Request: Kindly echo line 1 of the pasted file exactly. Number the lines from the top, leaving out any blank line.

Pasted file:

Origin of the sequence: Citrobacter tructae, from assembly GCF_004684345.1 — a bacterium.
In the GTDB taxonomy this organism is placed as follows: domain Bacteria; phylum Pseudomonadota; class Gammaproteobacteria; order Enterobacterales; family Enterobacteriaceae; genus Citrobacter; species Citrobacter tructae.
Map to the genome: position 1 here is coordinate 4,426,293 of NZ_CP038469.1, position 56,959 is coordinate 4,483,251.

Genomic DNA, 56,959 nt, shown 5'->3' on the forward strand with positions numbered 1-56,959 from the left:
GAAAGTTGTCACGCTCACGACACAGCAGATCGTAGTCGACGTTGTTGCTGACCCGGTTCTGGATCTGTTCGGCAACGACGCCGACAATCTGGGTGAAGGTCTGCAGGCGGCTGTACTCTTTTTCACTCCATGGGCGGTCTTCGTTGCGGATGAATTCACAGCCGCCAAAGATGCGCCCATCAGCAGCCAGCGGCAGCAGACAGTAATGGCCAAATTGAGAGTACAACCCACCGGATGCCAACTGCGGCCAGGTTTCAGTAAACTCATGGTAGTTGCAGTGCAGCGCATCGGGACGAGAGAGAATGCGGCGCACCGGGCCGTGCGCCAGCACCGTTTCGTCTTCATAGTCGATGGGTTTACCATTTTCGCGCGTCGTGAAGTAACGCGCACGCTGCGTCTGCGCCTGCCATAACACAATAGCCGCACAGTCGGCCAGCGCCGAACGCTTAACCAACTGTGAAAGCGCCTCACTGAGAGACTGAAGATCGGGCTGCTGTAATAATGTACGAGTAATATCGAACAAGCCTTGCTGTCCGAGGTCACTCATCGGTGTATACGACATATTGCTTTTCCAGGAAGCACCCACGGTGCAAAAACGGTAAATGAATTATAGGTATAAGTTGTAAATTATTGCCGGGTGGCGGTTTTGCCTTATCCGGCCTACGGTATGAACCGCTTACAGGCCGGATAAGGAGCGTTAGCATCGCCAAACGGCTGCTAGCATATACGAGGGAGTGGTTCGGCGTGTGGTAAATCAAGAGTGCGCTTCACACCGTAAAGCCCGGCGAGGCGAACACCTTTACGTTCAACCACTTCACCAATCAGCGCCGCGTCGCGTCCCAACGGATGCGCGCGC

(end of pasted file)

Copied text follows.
Origin of the sequence: Citrobacter tructae, from assembly GCF_004684345.1 — a bacterium.